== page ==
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Bloomington officials, who approved the bridge renovation in September and have $14.3 million to pay for it, long considered the rickety bridge a liability. One of the historic documents included with the engineering reports indicates they weren’t the first to have issues.
A 1923 inspection report shows that though the bridge was barely two years old, some piers already listed as much as 7 inches. Expansion joints that were supposed to allow for expansion and contraction in heat and cold were closed. Unless the bridge was fixed, the report said, some trusses might buckle when summer came.
The problem apparently was too much fill on one end of the bridge. The north abutment was rebuilt that year and again in 1957, probably because bridge supports kept shifting in their boggy wetland home.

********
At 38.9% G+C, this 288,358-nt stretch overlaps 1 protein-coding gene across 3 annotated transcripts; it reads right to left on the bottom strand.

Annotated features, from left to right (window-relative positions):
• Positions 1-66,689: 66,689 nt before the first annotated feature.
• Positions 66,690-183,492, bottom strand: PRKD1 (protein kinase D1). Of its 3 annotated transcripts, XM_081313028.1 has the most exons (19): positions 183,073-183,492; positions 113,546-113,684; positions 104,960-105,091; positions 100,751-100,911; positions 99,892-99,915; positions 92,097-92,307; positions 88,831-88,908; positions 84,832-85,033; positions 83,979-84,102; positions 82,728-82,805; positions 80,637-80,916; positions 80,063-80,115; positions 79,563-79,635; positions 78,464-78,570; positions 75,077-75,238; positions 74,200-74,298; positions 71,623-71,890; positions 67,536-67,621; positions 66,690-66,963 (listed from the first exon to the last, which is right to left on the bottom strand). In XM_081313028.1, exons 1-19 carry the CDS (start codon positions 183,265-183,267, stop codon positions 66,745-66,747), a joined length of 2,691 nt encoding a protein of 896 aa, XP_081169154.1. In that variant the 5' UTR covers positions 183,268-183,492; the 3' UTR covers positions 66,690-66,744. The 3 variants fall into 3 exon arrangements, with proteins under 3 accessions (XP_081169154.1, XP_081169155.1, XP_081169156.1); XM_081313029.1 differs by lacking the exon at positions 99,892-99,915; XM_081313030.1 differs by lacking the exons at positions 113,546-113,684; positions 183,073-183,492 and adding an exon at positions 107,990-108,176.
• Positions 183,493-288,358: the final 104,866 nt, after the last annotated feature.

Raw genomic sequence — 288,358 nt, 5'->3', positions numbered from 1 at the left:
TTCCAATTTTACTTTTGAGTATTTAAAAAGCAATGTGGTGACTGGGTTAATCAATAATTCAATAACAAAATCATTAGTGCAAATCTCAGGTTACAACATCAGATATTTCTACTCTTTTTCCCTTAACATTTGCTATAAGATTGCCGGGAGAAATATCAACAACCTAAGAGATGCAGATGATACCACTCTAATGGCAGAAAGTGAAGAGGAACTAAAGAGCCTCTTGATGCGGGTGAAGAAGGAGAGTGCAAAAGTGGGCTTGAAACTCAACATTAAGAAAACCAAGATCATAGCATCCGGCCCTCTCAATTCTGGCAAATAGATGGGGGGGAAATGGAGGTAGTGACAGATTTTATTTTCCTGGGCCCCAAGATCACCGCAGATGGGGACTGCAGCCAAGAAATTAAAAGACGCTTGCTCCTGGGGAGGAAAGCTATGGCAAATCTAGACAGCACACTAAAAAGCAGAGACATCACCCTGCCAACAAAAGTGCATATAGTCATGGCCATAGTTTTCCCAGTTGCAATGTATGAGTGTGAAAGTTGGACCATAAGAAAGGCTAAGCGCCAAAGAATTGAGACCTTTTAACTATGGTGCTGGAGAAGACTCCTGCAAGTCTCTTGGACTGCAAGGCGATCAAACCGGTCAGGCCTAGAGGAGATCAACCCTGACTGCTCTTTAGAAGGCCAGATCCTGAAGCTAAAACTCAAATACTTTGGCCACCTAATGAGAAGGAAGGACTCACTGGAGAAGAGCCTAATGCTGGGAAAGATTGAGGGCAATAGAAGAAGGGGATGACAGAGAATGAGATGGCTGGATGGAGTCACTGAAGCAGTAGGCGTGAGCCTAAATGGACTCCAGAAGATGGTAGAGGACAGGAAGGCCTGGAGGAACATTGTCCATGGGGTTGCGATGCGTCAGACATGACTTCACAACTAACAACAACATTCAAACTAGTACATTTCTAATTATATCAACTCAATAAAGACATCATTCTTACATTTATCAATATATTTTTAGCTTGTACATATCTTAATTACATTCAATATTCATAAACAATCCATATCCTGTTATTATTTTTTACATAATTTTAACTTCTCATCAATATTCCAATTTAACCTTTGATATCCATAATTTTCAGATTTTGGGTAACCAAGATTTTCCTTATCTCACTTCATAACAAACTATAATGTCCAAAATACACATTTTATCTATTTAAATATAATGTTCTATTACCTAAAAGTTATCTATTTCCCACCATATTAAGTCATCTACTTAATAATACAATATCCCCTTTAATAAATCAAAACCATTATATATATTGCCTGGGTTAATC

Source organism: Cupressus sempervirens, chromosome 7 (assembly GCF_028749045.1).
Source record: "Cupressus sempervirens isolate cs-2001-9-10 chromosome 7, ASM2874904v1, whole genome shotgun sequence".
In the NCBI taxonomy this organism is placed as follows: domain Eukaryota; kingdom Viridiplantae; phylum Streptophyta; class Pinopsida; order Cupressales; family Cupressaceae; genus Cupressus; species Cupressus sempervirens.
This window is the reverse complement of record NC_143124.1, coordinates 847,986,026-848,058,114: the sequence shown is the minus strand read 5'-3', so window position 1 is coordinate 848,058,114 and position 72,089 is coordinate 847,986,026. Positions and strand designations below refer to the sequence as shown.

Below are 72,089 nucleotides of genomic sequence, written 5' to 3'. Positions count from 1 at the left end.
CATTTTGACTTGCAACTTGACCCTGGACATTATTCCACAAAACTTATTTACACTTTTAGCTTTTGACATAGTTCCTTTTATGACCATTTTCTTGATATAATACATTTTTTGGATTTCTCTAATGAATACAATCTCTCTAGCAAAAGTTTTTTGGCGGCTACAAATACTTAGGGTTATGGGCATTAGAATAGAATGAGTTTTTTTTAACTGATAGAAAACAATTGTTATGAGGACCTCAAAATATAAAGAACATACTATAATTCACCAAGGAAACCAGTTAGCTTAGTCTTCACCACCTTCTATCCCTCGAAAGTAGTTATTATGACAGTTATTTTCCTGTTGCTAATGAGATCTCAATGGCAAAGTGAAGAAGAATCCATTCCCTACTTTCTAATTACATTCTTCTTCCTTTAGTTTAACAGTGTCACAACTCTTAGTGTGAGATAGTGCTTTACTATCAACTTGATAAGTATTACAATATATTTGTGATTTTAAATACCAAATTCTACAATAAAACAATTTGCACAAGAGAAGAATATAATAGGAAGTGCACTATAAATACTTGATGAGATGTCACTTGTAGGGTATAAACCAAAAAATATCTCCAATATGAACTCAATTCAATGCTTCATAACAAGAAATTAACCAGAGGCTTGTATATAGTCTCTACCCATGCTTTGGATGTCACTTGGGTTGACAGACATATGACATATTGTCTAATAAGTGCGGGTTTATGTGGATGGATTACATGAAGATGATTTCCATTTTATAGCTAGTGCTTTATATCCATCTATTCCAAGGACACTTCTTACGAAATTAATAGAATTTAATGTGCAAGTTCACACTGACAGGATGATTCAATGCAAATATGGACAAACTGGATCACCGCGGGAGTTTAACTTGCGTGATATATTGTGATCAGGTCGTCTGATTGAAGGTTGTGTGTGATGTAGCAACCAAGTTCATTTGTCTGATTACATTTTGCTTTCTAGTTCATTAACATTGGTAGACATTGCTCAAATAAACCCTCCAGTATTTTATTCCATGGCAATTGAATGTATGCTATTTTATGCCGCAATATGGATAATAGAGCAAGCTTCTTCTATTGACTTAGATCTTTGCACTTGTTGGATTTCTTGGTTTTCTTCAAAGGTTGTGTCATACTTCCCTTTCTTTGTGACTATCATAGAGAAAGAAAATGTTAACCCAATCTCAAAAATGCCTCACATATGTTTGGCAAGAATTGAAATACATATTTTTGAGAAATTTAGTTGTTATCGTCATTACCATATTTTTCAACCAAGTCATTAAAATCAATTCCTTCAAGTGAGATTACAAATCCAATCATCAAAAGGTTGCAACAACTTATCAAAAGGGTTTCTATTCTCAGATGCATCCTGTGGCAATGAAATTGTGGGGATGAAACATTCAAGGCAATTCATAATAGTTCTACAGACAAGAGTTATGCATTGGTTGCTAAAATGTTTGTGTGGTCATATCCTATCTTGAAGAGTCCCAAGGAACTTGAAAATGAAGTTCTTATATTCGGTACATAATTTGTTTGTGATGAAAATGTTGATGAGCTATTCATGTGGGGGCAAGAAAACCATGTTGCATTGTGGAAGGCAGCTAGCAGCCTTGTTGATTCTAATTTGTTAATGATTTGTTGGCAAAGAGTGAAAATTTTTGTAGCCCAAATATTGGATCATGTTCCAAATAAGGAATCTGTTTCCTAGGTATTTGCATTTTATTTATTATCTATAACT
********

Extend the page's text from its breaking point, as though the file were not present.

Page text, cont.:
“Everything moves with freeze-thaw and wet conditions,” Pederson said. “It’s in harsh conditions.”
The new bridge renovation will be complicated, requiring removal of lead paint, protection of the wetland and probably construction of a temporary platform or bridge for construction.
Exactly how things will work will become clearer as engineering plans advance through the summer.
“We want it to be there for the next 50 years, in good repair and easy to maintain,” Pederson said.
While the construction schedule isn’t yet set, the bridge is expected to reopen in spring 2016.
Mary Jane Smetanka • 612-673-7380
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